-- > dropWhile (< 3) [1,2,3,4,5,1,2,3] == [3,4,5,1,2,3]
-- > dropWhile (< 9) [1,2,3] == []
-- > dropWhile (< 0) [1,2,3] == [1,2,3]
--
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dropWhile               :: (a -> Bool) -> [a] -> [a]
dropWhile _ []          =  []
dropWhile p xs@(x:xs')
            | p x       =  dropWhile p xs'
            | otherwise =  xs

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-- | 'take' @n@, applied to a list @xs@, returns the prefix of @xs@
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-- of length @n@, or @xs@ itself if @n > 'length' xs@:
--
-- > take 5 "Hello World!" == "Hello"
-- > take 3 [1,2,3,4,5] == [1,2,3]
-- > take 3 [1,2] == [1,2]
-- > take 3 [] == []
-- > take (-1) [1,2] == []
-- > take 0 [1,2] == []
--
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-- It is an instance of the more general 'Data.List.genericTake',
-- in which @n@ may be of any integral type.
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take                   :: Int -> [a] -> [a]
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-- | 'drop' @n xs@ returns the suffix of @xs@
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-- after the first @n@ elements, or @[]@ if @n > 'length' xs@:
--
-- > drop 6 "Hello World!" == "World!"
-- > drop 3 [1,2,3,4,5] == [4,5]
-- > drop 3 [1,2] == []
-- > drop 3 [] == []
-- > drop (-1) [1,2] == [1,2]
-- > drop 0 [1,2] == [1,2]
--
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-- It is an instance of the more general 'Data.List.genericDrop',
-- in which @n@ may be of any integral type.
drop                   :: Int -> [a] -> [a]

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-- | 'splitAt' @n xs@ returns a tuple where first element is @xs@ prefix of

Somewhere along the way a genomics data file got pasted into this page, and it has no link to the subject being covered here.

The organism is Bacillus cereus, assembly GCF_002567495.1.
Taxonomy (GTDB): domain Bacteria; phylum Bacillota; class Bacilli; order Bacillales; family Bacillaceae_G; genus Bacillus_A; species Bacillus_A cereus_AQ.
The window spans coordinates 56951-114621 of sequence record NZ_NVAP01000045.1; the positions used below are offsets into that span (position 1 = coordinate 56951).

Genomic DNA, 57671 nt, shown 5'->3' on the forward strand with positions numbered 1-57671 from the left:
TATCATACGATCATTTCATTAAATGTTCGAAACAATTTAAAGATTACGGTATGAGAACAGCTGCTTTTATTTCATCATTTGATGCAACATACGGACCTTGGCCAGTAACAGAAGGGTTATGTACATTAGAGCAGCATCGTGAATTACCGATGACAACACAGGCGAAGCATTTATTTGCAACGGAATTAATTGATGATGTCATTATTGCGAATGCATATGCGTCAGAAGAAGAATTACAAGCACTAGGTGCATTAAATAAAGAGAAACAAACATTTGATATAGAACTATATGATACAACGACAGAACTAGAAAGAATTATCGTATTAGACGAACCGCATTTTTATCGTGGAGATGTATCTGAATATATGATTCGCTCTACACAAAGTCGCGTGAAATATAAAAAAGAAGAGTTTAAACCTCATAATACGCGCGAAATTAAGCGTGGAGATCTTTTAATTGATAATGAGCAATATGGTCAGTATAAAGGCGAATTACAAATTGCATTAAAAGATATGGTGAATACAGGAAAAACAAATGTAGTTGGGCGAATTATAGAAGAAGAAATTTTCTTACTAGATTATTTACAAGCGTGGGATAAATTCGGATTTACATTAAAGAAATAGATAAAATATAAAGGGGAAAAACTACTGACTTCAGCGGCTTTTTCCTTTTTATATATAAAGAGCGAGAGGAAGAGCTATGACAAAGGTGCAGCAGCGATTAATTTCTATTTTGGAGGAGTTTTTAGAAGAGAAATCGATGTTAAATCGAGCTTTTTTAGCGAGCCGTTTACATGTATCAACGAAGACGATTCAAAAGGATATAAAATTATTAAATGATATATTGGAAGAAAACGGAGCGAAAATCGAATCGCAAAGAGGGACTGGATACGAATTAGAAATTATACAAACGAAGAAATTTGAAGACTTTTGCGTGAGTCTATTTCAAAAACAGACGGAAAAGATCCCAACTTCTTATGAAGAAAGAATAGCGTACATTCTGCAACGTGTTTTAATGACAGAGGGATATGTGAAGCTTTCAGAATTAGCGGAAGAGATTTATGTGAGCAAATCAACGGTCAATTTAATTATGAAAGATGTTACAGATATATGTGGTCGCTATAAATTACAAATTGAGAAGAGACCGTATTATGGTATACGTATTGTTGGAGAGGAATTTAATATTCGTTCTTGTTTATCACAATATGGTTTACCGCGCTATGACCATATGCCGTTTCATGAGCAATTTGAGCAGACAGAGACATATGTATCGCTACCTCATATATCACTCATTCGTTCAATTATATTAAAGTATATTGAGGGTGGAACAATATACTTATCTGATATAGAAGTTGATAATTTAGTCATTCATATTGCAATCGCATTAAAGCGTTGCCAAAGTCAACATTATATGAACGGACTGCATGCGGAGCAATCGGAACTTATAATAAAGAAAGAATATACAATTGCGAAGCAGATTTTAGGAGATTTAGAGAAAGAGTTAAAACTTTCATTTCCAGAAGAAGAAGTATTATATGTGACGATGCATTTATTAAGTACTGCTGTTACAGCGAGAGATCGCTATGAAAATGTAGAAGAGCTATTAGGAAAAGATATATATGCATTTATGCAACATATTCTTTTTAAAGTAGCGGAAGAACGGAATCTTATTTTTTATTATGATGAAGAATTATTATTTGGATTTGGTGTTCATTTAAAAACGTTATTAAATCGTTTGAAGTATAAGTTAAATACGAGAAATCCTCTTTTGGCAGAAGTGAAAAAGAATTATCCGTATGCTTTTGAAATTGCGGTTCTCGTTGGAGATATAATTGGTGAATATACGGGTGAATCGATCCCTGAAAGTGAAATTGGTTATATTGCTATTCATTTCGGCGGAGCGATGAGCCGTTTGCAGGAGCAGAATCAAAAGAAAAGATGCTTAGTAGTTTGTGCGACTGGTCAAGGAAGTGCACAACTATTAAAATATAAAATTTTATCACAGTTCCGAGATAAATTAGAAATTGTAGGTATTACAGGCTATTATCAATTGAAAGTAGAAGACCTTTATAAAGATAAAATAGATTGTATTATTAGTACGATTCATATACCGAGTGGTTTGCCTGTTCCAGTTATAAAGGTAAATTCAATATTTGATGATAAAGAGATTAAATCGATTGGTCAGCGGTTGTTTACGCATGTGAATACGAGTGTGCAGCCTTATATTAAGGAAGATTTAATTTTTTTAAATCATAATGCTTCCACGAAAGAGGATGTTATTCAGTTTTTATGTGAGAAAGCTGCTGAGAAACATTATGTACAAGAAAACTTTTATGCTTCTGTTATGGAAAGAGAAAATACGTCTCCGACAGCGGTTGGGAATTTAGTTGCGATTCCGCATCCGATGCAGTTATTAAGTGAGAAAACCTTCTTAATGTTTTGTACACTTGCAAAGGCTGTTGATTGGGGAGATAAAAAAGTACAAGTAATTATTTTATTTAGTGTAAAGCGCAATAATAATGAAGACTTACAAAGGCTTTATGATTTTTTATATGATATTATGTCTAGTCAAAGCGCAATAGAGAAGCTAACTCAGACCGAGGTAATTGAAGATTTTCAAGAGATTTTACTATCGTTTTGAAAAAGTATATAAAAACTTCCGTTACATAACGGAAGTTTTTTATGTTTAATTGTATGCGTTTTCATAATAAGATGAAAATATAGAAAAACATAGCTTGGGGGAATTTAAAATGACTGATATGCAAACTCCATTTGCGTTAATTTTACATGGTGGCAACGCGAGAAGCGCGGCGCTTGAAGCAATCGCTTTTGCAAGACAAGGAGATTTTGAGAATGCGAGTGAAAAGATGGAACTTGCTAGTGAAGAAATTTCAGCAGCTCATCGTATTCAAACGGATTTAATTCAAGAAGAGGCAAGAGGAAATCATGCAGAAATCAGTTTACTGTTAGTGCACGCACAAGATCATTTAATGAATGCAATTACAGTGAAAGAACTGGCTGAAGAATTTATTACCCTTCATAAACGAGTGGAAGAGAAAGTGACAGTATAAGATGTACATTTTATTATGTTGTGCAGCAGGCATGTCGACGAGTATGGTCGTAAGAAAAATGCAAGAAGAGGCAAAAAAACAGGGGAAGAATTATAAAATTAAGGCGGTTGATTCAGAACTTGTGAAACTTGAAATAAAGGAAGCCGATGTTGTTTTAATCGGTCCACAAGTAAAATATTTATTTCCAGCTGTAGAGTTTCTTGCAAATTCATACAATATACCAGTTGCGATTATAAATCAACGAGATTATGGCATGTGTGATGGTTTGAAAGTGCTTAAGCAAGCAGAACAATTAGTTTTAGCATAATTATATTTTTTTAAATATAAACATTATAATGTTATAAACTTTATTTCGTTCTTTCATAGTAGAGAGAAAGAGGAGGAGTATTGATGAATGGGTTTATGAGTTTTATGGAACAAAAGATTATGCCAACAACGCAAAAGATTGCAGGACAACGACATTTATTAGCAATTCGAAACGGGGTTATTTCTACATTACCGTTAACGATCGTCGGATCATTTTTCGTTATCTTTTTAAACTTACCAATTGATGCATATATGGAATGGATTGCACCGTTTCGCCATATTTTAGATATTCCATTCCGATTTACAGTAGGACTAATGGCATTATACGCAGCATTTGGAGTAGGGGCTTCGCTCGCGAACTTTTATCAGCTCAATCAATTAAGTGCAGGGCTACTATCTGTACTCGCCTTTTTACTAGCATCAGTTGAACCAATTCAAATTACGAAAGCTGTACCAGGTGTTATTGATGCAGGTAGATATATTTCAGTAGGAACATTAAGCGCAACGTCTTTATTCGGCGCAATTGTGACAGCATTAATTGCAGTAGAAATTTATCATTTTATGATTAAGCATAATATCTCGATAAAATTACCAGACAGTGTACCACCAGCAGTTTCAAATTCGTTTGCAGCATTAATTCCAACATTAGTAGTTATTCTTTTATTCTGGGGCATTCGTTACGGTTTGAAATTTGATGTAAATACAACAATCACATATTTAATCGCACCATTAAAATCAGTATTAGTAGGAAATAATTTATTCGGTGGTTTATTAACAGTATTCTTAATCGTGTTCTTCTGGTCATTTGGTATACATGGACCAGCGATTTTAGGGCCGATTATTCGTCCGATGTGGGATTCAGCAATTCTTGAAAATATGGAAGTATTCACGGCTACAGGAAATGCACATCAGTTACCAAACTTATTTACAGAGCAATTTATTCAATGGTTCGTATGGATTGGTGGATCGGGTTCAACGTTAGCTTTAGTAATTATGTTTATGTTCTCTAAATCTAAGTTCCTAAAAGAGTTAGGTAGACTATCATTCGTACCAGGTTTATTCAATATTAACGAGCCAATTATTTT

-- length @n@ and second element is the remainder of the list:
--
-- > splitAt 6 "Hello World!" == ("Hello ","World!")
-- > splitAt 3 [1,2,3,4,5] == ([1,2,3],[4,5])
-- > splitAt 1 [1,2,3] == ([1],[2,3])
-- > splitAt 3 [1,2,3] == ([1,2,3],[])
-- > splitAt 4 [1,2,3] == ([1,2,3],[])
-- > splitAt 0 [1,2,3] == ([],[1,2,3])
-- > splitAt (-1) [1,2,3] == ([],[1,2,3])
--
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-- It is equivalent to @('take' n xs, 'drop' n xs)@ when @n@ is not @_|_@
-- (@splitAt _|_ xs = _|_@).
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-- 'splitAt' is an instance of the more general 'Data.List.genericSplitAt',
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-- in which @n@ may be of any integral type.
splitAt                :: Int -> [a] -> ([a],[a])

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take n _      | n <= 0 =  []
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take _ []              =  []
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take n (x:xs)          =  x : take (n-1) xs
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drop n xs     | n <= 0 =  xs
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drop _ []              =  []
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drop n (_:xs)          =  drop (n-1) xs
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splitAt n xs           =  (take n xs, drop n xs)
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#else /* hack away */
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{-# RULES
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"take"     [~1] forall n xs . take n xs = takeFoldr n xs
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"takeList"  [1] forall n xs . foldr (takeFB (:) []) (takeConst []) xs n = takeUInt n xs
 #-}

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{-# INLINE takeFoldr #-}
takeFoldr :: Int -> [a] -> [a]
takeFoldr (I# n#) xs
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  = build (\c nil -> if isTrue# (n# <=# 0#) then nil else
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                     foldr (takeFB c nil) (takeConst nil) xs n#)

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{-# NOINLINE [0] takeConst #-}
-- just a version of const that doesn't get inlined too early, so we
-- can spot it in rules.  Also we need a type sig due to the unboxed Int#.
takeConst :: a -> Int# -> a
takeConst x _ = x

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{-# INLINE [0] takeFB #-}